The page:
The Concept Behind “Beautiful Sound”

We visited an architect last month who is designing a district-scale cultural centre. He asked us an acoustics question which we think our readers might find interesting. The question he asked was – “Does your company do “create beautiful sound” projects other than noise control projects? Both are acoustics work, but they seem to be different aspects.” he continued. “We certainly do both” we replied. The background knowledge of “create beautiful sound” vs. “eliminate unwanted sound” is interesting and is worth sharing with our readers.

There are two types of sound we can experience in our environment:

  • High-quality sound or “beautiful sound” which the architect mentioned above. It refers to the sound what we enjoy, admire and praise.
  • Unwanted or displeasing sound. It is considered to be an unpleasant sound which creates nuisance in an environment.

Can we create/make “beautiful sound”?

As an acoustics specialist, we would tell you the answer is “No”. We cannot create/make sound to be beautiful. The person who sings or the musical instrument the musician plays define the sound quality. However, we can create/design a built environment to optimise the room acoustics sound effect so as to deliver a melodious music to audiences.

Consider a classical orchestra concert hall as an example of a high-quality sound requirement. It is desirable that the music of an orchestra concert be rich in layers rather than being dry. Is there a way to make dreams come true? Materials play a significant role in the acoustics of concert halls. The same materials used in a space with good acoustics could be made to sound worse if they were arranged in a different way. In general, however, hard, reflective materials are ideal for concert hall acoustics. The use of concrete, metal, wood and curtains is critical in the acoustics design process. This is because the orchestra needs all the reflection and reverberation that it can get to make the sound richer. The interaction of these complex elements determines if the concert hall is a successful acoustical design.

Hong Kong Tsuen Wan District Hall - An Example of Good Acoustics Design

How about the control of unwanted sound?

Let’s take office environment as an example, one will come across quite a lot of different types of noise sources. Like the duct-borne noise from the air-conditioning grills, the break-out noise from the ductworks if there is no ceiling overhead, the break-in noise from the outside road traffic, railway noise through the windows, the structure-borne noise and vibration from the plant installed on the roof or the plant rooms, as well as the noise coming from adjacent tenants. All these types of noise will contribute a negative impact to the work environment, lower employees’ efficiency and may even adverse that pose a long-term influence on our emotion. Proper acoustics treatments are required to control and adjust the above nuisances.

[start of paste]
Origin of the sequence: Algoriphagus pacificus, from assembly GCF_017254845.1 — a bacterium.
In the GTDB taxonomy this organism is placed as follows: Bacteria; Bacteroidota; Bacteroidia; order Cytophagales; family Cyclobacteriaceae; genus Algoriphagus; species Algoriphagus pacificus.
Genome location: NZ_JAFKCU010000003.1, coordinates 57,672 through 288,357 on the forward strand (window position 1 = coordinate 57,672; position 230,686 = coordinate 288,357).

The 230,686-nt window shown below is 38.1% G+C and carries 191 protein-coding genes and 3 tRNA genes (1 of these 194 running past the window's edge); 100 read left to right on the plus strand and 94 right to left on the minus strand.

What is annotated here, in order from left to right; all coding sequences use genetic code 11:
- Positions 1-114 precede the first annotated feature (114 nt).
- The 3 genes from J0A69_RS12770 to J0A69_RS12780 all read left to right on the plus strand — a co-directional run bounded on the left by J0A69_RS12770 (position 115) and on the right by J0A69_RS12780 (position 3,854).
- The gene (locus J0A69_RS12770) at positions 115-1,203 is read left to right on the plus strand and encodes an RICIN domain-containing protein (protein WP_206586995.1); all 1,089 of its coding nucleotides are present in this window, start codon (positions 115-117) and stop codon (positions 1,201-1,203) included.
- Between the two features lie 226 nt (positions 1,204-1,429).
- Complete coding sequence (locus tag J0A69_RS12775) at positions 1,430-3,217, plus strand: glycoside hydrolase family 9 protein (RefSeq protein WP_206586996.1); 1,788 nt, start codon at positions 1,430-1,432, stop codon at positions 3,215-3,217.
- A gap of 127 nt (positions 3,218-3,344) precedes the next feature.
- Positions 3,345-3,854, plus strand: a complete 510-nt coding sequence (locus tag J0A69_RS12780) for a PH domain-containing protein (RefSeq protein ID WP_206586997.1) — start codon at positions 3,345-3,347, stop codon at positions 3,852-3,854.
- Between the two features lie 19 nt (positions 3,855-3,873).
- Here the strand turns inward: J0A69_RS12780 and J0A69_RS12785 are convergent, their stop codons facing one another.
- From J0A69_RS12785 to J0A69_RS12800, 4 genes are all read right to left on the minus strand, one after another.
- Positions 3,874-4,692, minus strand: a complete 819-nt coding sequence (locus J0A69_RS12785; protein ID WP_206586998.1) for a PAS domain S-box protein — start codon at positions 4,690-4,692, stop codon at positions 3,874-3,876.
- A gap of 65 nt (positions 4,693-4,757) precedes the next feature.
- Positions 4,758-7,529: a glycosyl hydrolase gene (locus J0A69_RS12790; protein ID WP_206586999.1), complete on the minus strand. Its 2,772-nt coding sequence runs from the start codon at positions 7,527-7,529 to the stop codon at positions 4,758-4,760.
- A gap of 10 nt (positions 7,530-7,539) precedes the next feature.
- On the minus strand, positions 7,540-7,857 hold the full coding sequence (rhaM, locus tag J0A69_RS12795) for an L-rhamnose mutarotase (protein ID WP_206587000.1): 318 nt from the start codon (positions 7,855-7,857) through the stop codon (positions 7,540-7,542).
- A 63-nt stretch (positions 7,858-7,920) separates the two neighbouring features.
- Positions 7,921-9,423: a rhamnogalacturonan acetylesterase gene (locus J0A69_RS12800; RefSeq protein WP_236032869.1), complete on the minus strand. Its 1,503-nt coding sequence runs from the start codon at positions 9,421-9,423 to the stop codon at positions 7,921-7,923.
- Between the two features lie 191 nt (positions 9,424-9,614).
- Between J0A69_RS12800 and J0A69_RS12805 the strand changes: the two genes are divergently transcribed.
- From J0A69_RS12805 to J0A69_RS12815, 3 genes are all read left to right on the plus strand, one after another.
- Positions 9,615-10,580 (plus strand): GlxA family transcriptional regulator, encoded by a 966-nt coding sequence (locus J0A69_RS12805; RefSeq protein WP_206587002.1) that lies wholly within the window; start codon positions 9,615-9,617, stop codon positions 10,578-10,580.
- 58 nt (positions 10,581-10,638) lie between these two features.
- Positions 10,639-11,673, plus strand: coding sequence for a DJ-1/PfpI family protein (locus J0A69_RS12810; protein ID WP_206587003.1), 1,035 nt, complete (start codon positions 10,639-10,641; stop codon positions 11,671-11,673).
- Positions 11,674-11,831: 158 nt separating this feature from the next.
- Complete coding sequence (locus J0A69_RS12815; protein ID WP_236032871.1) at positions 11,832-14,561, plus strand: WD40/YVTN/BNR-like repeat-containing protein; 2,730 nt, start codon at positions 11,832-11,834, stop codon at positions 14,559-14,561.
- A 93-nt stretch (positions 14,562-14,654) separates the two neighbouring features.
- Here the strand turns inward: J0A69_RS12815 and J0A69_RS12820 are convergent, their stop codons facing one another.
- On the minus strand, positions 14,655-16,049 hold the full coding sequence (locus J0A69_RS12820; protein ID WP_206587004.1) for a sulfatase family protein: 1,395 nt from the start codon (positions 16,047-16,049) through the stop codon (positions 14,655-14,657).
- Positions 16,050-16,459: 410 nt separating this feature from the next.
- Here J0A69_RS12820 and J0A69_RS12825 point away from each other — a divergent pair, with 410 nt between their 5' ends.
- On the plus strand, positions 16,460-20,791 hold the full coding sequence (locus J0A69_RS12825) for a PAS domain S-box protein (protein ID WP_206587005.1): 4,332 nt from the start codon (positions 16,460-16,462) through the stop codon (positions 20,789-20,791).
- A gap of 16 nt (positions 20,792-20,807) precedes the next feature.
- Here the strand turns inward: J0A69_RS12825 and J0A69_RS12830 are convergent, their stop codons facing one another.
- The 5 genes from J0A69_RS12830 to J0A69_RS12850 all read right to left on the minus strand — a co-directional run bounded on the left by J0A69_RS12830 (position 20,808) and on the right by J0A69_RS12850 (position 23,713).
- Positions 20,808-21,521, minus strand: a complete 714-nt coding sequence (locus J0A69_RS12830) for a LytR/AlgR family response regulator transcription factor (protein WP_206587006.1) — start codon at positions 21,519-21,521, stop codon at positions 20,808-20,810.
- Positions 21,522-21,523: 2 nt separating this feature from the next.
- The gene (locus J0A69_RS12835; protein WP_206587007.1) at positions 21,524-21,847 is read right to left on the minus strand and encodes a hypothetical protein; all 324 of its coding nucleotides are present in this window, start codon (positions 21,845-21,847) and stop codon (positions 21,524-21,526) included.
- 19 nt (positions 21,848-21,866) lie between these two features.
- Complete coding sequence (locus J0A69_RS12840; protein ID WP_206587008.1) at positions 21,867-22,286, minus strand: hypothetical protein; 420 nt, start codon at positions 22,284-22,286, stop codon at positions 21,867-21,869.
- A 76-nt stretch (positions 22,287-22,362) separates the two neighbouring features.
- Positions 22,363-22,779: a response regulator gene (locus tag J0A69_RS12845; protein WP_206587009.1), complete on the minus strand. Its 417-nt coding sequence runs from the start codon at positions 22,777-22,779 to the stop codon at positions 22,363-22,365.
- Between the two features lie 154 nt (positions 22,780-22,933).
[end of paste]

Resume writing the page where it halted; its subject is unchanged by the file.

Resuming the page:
With appropriate acoustic treatments to the noise sources, their transmission paths and the receivers, such as installing attenuators to control the duct-borne noise, wrapping the ductworks to control the break-out noise, selecting high performance glazing for window facades to control the break-in noise, installing resilient pads and / or springs for the plant to reduce the structure-borne noise, as well as enhancing the isolation performance of wall partitions to impede noise transmitting between rooms, the working environment in the office can be significantly improved. It helps create a pleasant work environment.

In most projects, however, these two aspects are not independent of one another. An example of this would be the acoustics design for the lecture hall at the Hong Kong Palace Museum. Major functions of this lecture hall are lecture presentation, cinema and school performance. The clarity of speech is of the utmost importance in this space. Considering that all lectures, speeches, and performances will be accompanied by amplifiers, absorptions on the walls and ceilings have been provided in order to create a space with low reverberation. A comprehensive acoustic design does not rely solely on absorption as an acoustic treatment. Noise level inside the lecture hall should also be controlled at an acceptable level. Other external noise sources contribute to the total sound levels in the lecture hall, of which the noise produced by the HVAC system is the most significant. The mitigation of noise from HVAC systems and from other sources is also an important part of acoustic design for lecture halls in order to optimize the acoustics sound effect.

Sometimes, the acoustics requirement may not be that high, but all enjoy …

Photo Credit

File:Sydney Opera House concert hall October 2018.jpg” by Nick-D is licensed under CC BY-SA 3.0.

kids’ music performance” by citymaus is licensed under CC BY-ND 2.0.

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